To Be or Not to Be?
Show and Tell or Go with the Status Quo?
More than ever before, Americans want to make informed choices about issues related to health and wellness for themselves and their families. The obesity epidemic, concern about hormones and other food additives, and other health concerns related to diet have garnered top-of-mind awareness with consumers. This enlightened attitude poses a fundamental question for restaurant operators: How transparent should you be in terms of sourcing ingredients, nutritional composition of menu items and overall operational practices?
Some people take umbrage with the government dictating mandates on how a business operates. Others maintain that the Food & Drug Administration, the Environmental Protection Agency and other federal organizations have contributed greatly to societal safety and environmental sustainability. It’s up to each independent operator and decision makers at multi-unit corporations to decide what is beneficial and appropriate for their particular circumstances. They will soon learn whether their customer base agrees with their decision.
It’s difficult to quantify the impact that the farm-to-table movement has had on the restaurant industry since its genesis. What began with the incomparable Alice Waters at Chez Panisse and other like-minded chefs in the 1980s spread like wildfire across the country, and shows no signs of diminishing all these years later. The public, for the most part, wants to know from where their food came. Mention of the word “local” is synonymous with quality and freshness. The term “locally sourced” represents supporting one’s own community. Though the term is not federally defined, it beneficially enhances a restaurant’s image. Thus, it’s likely quite a smart move to list local sources on your menu if you use them. People really do consider the source.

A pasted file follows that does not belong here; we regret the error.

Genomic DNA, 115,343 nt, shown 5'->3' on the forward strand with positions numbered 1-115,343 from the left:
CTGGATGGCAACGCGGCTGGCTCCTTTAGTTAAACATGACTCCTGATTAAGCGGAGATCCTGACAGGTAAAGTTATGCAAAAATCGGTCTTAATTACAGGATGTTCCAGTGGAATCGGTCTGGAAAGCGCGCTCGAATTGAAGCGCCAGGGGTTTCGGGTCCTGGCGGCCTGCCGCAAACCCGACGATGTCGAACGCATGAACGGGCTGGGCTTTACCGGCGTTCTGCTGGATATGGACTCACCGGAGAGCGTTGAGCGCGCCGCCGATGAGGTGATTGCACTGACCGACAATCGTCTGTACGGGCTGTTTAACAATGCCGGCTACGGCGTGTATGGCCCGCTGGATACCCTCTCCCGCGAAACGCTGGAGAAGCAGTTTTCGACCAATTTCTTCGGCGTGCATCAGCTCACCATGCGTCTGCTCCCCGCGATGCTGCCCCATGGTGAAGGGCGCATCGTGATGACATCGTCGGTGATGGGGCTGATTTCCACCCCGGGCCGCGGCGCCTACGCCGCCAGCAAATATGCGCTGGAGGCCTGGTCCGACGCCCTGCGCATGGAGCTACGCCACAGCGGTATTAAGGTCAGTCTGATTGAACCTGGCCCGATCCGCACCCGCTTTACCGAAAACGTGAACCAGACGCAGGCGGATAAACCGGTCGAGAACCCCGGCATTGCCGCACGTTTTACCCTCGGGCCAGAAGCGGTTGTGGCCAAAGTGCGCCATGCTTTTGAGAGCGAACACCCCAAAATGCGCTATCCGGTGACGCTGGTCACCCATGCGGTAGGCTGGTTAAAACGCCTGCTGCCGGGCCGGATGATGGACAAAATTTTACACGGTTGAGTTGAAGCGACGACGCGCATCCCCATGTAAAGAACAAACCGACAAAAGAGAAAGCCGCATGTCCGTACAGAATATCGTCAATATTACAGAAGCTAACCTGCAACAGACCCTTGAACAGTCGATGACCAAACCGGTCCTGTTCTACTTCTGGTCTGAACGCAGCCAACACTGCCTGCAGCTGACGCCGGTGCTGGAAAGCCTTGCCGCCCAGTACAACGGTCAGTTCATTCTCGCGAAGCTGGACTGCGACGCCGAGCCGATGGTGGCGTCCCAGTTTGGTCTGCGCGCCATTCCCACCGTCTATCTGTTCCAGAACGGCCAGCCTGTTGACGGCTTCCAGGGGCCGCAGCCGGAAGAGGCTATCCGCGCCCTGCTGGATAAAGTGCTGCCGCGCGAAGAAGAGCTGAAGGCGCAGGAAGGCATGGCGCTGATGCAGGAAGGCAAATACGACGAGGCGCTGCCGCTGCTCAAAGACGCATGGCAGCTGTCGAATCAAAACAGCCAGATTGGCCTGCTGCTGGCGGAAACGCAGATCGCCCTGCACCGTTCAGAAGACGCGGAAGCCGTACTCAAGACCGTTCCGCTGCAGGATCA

Inquiring Minds Want to Know
How many times have you walked down the aisles of your local supermarket, and seen shoppers reading the Nutrition Facts label on packages? People want to know what they are eating, and what they are serving to their families. Nutritional labels were mandated on most packaged foods in the 1990s with the enactment of the Nutrition Labeling and Education Act.
Food allergies, celiac disease and other health concerns have prompted food manufacturers to include more details on packaging than ever before. It could easily be a matter of life or death for someone with a severe nut allergy to
miss the package disclaimer “Made in a facility that processes peanuts.”
More and more, responsible foodservice operators are paying close attention to potential health hazards, and use their menus to deliver important ingredient information to their patrons. A practice as seemingly benign as using peanut oil for food prep could have dire results, and could possibly result in costly litigation. We are seeing more and more menu options that are listed as “gluten-free,” “heart-friendly,” “vegetarian” and “vegan.”
FDA Menu Labeling Rules
Independent restaurants and chains with under 20 units are exempt from the Food and Drug Administration’s Menu Labeling Rules, which larger chains are MANDATED to comply with by December 1, 2016. This begs the question: Should independents and small chains voluntarily comply with the new rules, even though they are not required to do so?
Hypothetically, here are some reasons to do so:
- Restaurant patrons who frequent the larger chains will soon become accustomed to reading the menu nutrition facts, and expect to see this information wherever they dine.
- Restaurants can enhance their image by demonstrating to customers that they care about their health and well-being.
- Including nutritional information on the menu or as a menu insert will streamline the ordering process for waitstaff.
Visit www.servsafe.com for The National Restaurant Association Educational Foundation’s food allergen training course.
The National Restaurant Association has information on menu labeling at
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